Chris Guthrie: Nice! Yeah, I mean I talk to people and it’s weird. It’s almost category-dependent. And sometimes, it just depends on, also, especially, even just what you’re selling.

But I talk to people that are doing seven figures. They’ve only been in the U.S. and they’ve been there for a really long time; and then, some people that are only on other markets. And so it’s kind of an interesting mix. It just kind of depends on, a lot of case, what you’re selling.

So, that was great. That was a big win for you then.

And then, where are you at in terms of the number of products you’re selling? Can you share a rough range of how many products that you’re selling, the actual individual listings or something?

Jacob: The SKUs are in the 20s, somewhere between 20 and 30 as far as SKUs.

Chris Guthrie: That’s great. So then, 20 to 30 SKUs now. I’m assuming that you started with just one when you began or did you start with multiple…

Jacob: Yes, I have started with one. And I have attempted to launch multiple products at times, but it never ends up well.

It’s not that something just hangs or it doesn’t succeed, but it takes longer. It eventually takes longer to launch three products at the same time than if you launch three individual products, three individual launches.

Because you’re not focusing on the one thing, and the one thing only, you make a bunch of mistakes that you make only because of oversight. You just miss a couple of details and that changes the whole outcome.

So, I don’t do that anymore. I only launch one at a time.

And I never even start a product with variation at the same time either. I only add variations to the product that actually prove to be successful.

Chris Guthrie: That’s great, yeah. I really like that. You prove the concept first. And then, if it’s doing well, then you look at doing variations where there are color changes, sizes, et cetera.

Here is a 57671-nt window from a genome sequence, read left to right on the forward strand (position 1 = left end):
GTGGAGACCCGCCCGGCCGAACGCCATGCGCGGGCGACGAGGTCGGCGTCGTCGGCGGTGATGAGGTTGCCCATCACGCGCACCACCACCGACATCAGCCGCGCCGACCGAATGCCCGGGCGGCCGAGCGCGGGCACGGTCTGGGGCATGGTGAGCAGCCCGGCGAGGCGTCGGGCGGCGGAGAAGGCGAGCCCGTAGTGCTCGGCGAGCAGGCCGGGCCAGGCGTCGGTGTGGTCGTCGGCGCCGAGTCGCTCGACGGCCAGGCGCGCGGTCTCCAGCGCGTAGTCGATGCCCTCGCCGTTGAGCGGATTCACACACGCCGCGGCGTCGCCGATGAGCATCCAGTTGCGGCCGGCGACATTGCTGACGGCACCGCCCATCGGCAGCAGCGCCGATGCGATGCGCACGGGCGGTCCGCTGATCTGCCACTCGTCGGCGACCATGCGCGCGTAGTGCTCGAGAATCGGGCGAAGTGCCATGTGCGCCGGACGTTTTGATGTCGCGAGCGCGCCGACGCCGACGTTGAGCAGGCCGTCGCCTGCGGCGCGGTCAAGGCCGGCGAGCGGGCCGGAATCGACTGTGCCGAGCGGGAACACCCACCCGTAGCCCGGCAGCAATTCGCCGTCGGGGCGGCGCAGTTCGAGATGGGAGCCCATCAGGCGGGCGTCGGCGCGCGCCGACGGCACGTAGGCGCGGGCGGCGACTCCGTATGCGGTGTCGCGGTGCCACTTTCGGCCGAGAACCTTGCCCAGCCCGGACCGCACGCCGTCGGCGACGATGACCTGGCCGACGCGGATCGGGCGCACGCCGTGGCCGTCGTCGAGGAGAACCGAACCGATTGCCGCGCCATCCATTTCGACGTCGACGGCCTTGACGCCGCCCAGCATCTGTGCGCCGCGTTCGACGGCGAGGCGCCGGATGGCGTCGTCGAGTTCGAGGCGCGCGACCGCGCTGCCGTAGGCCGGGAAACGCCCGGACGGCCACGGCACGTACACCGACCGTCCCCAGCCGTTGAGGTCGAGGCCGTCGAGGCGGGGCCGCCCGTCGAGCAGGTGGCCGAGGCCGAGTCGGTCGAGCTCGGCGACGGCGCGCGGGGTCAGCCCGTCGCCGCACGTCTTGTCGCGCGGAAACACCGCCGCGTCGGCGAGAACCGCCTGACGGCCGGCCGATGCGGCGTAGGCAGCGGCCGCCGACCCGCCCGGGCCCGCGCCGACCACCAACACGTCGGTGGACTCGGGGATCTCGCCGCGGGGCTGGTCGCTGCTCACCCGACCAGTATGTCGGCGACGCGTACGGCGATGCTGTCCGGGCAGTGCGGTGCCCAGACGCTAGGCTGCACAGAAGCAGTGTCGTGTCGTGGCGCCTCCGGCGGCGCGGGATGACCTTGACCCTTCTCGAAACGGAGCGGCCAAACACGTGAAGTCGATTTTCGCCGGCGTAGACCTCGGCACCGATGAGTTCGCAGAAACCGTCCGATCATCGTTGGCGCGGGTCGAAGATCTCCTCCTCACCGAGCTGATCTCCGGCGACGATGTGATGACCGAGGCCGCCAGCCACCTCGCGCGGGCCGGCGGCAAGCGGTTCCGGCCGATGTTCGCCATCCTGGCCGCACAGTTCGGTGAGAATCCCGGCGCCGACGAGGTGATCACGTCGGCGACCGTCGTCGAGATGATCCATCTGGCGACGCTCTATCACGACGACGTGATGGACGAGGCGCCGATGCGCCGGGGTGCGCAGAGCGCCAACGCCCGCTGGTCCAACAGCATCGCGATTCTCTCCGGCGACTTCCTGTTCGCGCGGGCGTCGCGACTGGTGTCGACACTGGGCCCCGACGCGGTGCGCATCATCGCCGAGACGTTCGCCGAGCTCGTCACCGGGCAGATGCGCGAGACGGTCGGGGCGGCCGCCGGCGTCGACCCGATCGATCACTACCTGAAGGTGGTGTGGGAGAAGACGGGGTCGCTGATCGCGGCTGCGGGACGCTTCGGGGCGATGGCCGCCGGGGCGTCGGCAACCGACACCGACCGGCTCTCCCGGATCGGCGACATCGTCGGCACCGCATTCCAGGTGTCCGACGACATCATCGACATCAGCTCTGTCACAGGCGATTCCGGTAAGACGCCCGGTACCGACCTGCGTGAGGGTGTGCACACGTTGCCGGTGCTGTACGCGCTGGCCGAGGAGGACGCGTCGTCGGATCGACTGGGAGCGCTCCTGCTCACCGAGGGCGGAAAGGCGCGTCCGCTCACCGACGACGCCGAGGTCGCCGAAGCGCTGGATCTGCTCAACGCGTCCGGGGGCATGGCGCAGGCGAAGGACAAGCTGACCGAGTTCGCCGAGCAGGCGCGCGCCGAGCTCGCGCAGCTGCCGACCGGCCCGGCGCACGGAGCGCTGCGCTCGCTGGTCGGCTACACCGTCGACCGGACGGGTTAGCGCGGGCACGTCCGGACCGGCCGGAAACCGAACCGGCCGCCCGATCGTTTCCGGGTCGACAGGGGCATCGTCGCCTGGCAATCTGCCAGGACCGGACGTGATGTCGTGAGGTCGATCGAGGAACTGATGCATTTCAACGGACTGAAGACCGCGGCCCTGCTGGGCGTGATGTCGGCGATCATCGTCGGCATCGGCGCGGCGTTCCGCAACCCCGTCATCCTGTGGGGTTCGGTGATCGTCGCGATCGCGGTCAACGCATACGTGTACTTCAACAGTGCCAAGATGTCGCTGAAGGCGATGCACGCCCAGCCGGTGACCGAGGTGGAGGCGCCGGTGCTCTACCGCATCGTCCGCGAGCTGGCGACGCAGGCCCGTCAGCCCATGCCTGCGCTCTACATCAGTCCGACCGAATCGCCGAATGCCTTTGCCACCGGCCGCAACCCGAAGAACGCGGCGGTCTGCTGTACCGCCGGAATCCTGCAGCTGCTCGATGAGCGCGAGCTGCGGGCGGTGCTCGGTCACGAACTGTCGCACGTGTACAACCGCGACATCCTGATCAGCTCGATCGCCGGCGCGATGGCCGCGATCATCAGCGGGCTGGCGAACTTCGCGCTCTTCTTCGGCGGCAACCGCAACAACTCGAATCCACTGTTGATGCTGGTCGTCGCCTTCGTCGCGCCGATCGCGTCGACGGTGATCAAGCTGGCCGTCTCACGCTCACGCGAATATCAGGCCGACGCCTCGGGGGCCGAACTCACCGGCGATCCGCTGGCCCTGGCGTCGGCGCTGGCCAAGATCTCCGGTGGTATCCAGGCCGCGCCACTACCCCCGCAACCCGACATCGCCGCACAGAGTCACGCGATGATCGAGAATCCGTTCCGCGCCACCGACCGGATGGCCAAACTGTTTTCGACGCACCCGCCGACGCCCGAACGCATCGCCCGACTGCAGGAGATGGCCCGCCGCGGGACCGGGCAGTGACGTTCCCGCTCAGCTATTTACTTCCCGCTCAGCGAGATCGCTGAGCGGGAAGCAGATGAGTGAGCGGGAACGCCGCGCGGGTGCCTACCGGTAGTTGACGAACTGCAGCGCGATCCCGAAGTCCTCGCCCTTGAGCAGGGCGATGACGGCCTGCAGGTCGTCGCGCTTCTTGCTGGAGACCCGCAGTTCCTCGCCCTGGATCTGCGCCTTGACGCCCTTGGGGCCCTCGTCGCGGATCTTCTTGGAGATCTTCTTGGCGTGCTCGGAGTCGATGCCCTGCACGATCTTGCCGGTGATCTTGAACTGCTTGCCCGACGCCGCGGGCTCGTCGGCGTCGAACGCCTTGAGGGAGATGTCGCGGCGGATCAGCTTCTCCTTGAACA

And I think that even going back to your point about just focusing on one product to launch, I think of the book by Gary Keller, The One Thing. It’s a great book if people haven’t read it in terms of just really focusing in on the-well, the one thing…

Jacob: Right! I mean, especially in my book, multitasking is a bad word. I don’t ever do that because it doesn’t work. It only takes away your attention from those important things, and you end up making, like I said, not very smart decisions that cause you dearly.

Chris Guthrie: Yeah. So then, it sounds like you tried initially to do multiple products at once, and then now you just do them one at a time.

What are you doing now? Are you doing one product launch every single month type of thing or it just depend on—maybe it varies by season in terms of what you’re trying to do. Maybe you’re trying to get them out before the holidays or whatever?

Jacob: I do tend to chose not a seasonal product. I’ve had seasonal products in my retail businesses before, and I learned my lesson there. So I just try to stick to something that’s very boring, not a very exciting product but sells year round, doesn’t have any major ups and downs.

And so, I do try to launch every 30 days because with my products, it doesn’t matter whether it’s spring, summer or before the holidays. It doesn’t really make a big difference.

It does, I mean you know how it is with the pre-Christmas season on Amazon. But the rising tide lifts all boats, but it’s not as big in my case than it might be with other products.

So, every 30 days, to answer your question. Every 30 days, I try to launch a new product or I try to launch a product that’s already proven in one market in another market—especially when you have to divide your resources and everything else, both money-wise and time-wise in between two, three, four, different markets.

I treat the U.S. market as one market and the European market as another market as a whole. But as far as launching products, I don’t launch them in all markets at the same time.

Chris Guthrie: Yeah, that makes sense. I like that because you’re able to limit your exposure in terms of the amount of money you risk to buy inventory. You can do all your research that you want to see if something will do well, but until you actually get that product up online, you don’t know for sure if it’s going to really sell until you start to try and promote it and grow that.

Jacob: Exactly!

Chris Guthrie: And so then, let’s talk a little bit about just the overall business itself. If you’re in the seven figures in your business—which is already fantastic. A lot of people that are listening, they’re at varying stages. I talked to a lot of people that have said, “Hey, great podcast,” they’ve left a review and they’ve mentioned where they’re at in their business, and it’s a wide range.

But what are you doing at this point in terms of trying to manage that process? When you’re doing one launch, either it’s a new product or you’re going to a new marketplace every 30 days, do you have some team members in place helping you or are you just trying to keep your business lean and focused and you’re just doing it all yourself right now?